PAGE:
Patients should be premedicated with an appropriate agent prior to induction of anesthesia. Individual protocols should be determined based on consideration of the patient to be anesthetized and the experience of the clinician, however commonly used agents include benzodiazepines and opioids 17. It is important to monitor patients closely following administration of premedicant agents, as sudden deterioration in respiratory function may occur following positional change. Pre-oxygenation prior to induction is strongly recommended, with provision of oxygen via a flow-by technique being typically better tolerated than use of a facemask. General anesthesia should be induced via a fast-acting, injectable technique and maintained via inhalational agents delivered in oxygen. Normal diaphragmatic function is required for spontaneous ventilation under general anesthesia, therefore intermittent positive pressure ventilation (IPPV) is required. Airway pressures should be maintained around 15cm H2O 18, and manometry is recommended to reduce the risk of inadvertent volutrauma.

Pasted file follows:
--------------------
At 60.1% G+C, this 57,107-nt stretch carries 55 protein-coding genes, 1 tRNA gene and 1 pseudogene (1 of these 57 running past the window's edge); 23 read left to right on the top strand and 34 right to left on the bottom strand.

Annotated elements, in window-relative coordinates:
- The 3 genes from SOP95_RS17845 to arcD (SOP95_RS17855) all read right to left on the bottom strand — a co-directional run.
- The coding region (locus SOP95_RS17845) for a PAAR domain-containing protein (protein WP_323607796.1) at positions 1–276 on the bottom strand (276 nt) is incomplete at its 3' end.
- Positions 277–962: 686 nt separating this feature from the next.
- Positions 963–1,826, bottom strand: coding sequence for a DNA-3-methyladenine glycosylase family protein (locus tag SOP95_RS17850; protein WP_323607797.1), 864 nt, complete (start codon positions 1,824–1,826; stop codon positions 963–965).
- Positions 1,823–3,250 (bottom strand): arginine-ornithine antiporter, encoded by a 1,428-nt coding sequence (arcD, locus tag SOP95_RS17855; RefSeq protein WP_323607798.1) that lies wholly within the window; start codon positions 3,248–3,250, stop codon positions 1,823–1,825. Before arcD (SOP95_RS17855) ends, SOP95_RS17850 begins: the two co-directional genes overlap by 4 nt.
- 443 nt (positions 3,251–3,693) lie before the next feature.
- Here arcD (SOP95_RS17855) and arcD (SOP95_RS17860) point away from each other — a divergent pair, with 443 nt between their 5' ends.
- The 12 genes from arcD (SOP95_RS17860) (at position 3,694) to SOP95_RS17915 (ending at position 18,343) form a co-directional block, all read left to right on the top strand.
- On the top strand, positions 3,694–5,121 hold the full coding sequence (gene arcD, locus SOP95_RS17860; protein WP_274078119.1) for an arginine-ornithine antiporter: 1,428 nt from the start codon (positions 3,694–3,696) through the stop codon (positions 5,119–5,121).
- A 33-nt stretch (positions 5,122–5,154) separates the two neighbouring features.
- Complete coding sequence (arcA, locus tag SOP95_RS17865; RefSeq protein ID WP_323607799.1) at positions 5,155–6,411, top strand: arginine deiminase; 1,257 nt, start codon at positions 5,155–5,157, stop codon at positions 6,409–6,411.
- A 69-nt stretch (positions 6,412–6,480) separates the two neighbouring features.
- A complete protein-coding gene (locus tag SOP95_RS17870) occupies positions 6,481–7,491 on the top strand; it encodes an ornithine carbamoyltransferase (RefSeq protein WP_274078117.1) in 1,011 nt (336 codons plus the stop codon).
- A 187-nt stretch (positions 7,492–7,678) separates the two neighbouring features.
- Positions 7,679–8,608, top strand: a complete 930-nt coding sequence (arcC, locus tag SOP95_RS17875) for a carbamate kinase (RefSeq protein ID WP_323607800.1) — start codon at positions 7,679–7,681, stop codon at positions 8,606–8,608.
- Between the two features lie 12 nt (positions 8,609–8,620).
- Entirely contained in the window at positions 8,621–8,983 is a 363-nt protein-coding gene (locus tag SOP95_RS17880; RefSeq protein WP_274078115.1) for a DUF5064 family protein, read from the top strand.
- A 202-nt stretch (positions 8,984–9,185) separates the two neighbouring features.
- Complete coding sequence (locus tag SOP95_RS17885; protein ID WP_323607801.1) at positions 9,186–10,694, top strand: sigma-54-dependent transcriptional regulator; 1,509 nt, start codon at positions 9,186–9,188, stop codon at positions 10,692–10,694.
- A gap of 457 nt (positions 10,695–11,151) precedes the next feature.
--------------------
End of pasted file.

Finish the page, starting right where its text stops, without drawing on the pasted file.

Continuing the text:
The current recommendation is to perform surgery as soon as shock, hypoxia, hypovolemia, hemorrhage, pulmonary contusions and cardiac arrhythmias have been addressed sufficiently for the patient to be safely anesthetized.
The patient should be positioned in dorsal recumbency and the ventral surface clipped and aseptically prepared from the mid-thorax to caudal to the pubis: this will allow a caudal sternotomy and/or caudal extension of the celiotomy if required. If possible, incline the operating table to raise the patient’s head and promote caudal displacement of the abdominal contents: this will increase exposure of the diaphragm, improve ventilation and facilitate reduction of herniated viscera 6.